Despite being a household name, DnD has received a surprisingly bad rap over the years. Denigrated as an unholy corruption of youth or the laughable pastime of basement-dwelling nerds, it’s taken several decades to finally see it rewarded with the wide respect it ultimately deserves.
And, let’s face it, live-action adaptations haven’t exactly been kind to DnD. While fantasy epics such as Lord of the Rings, The Witcher, Harry Potter and Game of Thrones, have been afforded eye-watering budgets and impressive casts to bring their unique worlds to life, DnD didn’t get the same luxury.
Those of us old enough to remember the dark times of 2000s’ Dungeons & Dragons, still wince when we think back to Jeremy Irons growling cringeworthy dialogue such as “Destiny! Come to me!” with all the gusto of someone choking on a spoonful of mayonnaise. And fewer still realise that the film had two equally terrible sequels. Just take my word for it, don’t look them up.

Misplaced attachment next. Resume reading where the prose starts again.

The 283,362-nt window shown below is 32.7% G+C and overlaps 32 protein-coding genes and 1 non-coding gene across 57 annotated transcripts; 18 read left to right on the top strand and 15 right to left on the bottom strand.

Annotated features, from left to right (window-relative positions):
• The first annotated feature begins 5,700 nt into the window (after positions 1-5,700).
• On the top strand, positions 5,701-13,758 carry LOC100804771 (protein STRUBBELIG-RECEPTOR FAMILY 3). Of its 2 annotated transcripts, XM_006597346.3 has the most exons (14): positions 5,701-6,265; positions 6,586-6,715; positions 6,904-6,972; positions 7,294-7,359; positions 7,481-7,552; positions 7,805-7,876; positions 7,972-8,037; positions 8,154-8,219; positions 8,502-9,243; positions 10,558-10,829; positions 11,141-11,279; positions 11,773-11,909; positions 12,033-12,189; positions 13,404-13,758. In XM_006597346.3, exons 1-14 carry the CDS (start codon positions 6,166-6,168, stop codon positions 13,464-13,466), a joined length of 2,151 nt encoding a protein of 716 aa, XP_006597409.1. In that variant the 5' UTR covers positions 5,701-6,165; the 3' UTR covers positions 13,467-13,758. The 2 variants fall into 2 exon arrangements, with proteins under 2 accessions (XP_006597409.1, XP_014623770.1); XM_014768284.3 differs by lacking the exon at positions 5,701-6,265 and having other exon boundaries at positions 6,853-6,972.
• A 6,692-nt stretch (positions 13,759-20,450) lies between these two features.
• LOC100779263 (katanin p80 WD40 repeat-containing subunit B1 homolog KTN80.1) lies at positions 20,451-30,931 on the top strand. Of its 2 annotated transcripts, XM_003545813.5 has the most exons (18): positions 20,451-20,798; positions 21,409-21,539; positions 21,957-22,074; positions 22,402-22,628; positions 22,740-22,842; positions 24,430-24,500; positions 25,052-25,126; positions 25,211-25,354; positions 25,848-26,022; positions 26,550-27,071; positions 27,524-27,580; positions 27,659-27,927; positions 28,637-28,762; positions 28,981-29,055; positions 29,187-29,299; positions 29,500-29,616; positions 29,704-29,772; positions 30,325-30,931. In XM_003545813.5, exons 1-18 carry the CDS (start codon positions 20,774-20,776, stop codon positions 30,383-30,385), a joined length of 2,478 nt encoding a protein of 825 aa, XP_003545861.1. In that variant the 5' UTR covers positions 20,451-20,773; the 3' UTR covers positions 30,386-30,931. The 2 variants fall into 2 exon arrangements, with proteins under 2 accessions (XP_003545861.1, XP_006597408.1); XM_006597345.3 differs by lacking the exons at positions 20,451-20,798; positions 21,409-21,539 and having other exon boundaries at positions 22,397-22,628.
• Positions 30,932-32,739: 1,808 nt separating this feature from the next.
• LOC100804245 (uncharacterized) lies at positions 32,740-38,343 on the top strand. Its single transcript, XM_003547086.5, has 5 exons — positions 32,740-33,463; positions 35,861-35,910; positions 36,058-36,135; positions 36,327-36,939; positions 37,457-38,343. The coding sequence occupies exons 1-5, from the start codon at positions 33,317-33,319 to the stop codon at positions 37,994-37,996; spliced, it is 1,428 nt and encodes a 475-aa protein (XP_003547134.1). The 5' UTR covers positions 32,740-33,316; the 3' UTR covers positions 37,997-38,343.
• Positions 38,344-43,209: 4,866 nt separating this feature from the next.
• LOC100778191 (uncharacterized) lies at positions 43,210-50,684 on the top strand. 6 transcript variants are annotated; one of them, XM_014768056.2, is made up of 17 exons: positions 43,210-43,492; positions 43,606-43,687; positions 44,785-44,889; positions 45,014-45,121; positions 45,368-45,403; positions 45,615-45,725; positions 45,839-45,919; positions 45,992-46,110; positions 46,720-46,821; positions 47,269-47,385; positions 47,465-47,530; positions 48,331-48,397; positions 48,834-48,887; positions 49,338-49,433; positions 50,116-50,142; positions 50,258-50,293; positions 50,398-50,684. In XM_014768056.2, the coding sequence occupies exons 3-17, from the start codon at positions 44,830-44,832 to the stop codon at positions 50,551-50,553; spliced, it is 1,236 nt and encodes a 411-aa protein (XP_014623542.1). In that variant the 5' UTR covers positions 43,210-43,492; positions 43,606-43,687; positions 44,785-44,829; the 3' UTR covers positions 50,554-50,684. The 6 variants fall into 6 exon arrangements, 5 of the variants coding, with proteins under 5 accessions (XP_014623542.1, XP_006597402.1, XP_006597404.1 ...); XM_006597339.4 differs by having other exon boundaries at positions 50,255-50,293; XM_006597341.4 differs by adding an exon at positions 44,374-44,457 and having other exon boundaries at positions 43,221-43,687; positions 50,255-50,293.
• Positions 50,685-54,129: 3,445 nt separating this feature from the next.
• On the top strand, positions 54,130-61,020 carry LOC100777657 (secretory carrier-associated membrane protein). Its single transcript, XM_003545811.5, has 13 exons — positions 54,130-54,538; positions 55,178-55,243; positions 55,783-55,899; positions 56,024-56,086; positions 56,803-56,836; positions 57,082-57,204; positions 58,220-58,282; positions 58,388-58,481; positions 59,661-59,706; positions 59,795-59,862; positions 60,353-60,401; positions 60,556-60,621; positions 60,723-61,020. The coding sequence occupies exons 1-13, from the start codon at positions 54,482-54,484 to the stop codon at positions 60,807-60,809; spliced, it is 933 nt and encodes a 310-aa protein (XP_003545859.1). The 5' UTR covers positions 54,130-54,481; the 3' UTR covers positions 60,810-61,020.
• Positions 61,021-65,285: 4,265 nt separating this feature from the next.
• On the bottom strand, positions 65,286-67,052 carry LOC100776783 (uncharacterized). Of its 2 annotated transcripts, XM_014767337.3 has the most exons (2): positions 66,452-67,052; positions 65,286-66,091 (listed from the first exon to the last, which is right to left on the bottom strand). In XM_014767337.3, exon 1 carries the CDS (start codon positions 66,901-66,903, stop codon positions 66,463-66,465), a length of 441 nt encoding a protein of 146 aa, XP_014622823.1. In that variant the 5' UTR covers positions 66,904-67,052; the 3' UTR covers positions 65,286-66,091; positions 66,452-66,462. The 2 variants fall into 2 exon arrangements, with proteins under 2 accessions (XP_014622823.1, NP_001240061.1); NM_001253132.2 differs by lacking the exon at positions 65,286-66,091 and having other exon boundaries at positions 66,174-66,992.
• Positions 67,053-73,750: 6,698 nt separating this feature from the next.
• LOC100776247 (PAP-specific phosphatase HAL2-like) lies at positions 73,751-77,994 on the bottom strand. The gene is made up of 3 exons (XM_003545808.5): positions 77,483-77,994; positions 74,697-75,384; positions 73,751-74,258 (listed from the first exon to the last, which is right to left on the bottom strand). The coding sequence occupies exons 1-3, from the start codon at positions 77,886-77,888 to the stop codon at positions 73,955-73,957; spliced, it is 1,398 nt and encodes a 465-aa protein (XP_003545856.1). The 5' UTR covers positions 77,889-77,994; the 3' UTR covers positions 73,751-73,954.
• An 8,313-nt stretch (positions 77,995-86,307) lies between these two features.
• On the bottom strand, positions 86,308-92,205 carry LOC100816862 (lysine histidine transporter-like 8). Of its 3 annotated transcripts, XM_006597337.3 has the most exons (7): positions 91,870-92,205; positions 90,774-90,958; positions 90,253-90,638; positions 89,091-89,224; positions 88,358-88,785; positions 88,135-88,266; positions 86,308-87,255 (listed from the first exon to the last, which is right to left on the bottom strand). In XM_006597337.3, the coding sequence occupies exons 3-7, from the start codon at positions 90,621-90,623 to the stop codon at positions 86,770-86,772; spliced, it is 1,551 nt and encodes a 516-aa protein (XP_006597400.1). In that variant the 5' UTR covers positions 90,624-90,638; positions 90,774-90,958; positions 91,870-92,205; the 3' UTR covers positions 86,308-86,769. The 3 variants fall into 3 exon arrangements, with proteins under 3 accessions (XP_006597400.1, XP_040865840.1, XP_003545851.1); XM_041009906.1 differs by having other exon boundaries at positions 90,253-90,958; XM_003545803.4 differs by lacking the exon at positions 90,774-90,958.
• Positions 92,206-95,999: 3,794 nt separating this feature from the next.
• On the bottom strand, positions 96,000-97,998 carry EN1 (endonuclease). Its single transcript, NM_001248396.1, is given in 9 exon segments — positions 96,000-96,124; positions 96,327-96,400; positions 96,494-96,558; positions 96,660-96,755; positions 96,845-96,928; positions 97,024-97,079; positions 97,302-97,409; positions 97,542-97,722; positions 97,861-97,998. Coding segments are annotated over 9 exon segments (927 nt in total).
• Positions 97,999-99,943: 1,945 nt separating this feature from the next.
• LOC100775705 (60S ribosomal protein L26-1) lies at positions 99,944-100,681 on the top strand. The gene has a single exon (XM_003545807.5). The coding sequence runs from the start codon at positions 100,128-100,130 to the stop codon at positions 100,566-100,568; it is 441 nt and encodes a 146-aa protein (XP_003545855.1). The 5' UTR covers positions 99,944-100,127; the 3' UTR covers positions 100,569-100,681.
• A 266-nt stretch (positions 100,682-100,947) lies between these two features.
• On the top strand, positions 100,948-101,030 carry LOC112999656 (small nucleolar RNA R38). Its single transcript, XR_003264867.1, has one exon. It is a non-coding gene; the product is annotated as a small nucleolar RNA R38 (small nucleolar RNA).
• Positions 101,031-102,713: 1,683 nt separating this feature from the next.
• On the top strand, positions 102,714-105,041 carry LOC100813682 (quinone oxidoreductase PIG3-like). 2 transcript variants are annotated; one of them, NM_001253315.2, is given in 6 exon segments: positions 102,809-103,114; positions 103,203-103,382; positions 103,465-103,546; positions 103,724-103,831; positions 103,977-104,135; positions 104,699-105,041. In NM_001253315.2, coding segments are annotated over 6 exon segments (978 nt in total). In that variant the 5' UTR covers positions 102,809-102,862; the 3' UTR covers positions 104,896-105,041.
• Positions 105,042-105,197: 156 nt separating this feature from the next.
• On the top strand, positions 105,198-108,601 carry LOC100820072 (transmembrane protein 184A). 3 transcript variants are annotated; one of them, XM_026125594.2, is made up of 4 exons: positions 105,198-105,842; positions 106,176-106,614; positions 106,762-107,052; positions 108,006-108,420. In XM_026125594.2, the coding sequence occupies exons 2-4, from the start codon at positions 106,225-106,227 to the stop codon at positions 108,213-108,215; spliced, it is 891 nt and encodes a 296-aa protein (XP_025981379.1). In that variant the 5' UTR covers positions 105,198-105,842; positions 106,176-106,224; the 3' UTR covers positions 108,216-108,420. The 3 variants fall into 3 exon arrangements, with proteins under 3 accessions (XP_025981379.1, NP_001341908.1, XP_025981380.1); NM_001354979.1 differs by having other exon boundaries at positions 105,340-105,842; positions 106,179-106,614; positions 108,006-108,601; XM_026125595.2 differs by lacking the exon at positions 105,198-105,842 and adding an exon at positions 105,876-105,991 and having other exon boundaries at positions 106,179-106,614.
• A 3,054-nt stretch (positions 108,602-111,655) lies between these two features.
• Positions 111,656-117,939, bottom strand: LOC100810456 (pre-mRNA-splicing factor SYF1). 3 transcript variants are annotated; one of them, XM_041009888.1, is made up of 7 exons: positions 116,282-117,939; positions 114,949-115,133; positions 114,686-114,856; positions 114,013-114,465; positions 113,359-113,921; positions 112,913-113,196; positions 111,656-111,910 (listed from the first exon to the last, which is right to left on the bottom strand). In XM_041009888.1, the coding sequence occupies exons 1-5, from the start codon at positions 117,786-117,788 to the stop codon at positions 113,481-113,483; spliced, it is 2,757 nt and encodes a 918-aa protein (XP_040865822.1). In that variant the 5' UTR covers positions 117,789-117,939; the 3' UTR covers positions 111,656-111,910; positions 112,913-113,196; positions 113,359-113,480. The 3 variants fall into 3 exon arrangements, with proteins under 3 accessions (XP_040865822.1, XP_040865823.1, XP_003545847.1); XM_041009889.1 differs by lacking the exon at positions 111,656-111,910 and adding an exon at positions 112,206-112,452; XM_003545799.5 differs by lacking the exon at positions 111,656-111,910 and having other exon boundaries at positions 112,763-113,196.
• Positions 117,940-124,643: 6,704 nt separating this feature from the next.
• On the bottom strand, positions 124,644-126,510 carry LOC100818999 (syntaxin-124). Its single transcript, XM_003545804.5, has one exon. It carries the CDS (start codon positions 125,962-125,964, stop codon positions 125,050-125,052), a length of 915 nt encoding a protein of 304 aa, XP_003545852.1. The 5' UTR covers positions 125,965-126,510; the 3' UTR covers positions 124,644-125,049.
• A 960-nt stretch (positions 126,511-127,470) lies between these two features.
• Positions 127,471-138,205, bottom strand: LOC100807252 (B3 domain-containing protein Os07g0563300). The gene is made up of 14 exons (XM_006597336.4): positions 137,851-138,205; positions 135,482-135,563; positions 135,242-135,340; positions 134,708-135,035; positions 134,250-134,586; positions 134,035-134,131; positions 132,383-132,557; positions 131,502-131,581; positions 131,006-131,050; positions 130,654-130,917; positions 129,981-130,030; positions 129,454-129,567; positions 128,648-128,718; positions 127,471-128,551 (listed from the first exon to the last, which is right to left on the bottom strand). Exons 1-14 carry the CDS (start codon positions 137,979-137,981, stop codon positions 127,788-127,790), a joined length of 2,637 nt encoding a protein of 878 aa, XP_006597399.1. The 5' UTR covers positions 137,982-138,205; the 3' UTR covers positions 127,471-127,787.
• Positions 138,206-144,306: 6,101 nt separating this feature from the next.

So, before the first scene was even shot, Dungeons & Dragons: Honour Among Thieves had a lot of competition to cut through, as well as a lot to make up for. And I’m happy to say, it doesn’t disappoint.
A film directed by fellow adventurers
What makes Dungeons & Dragons: Honour Among Thieves uniquely impressive is the fact it’s helmed by a pair of directors who are long-time fans and players. As such, Jonathan Goldstein and John Francis Daley decided not to follow established adventures like the Lost Mines of Phandelver or Dragon of Icespire Peak, but really steep this tale in the feeling of an actual DnD game.
And we know what that means. It means a band of misfit friends stepping into the unknown, a quest in their hearts, a handful of coin in their pockets, and all the humour that can be sapped from every single encounter and exploit.
Yes, there are traps, puzzles, fights, mystical creatures and intrigue at every turn, but the sense of mischievous comedy and silliness never wanes. We get the heartfelt earnestness that fits the character backstories but also the myriad bickering, novel plan-making and a spattering of bad dice rolls that ruin everything, rather than the specific trappings of “the book says you can’t do that.”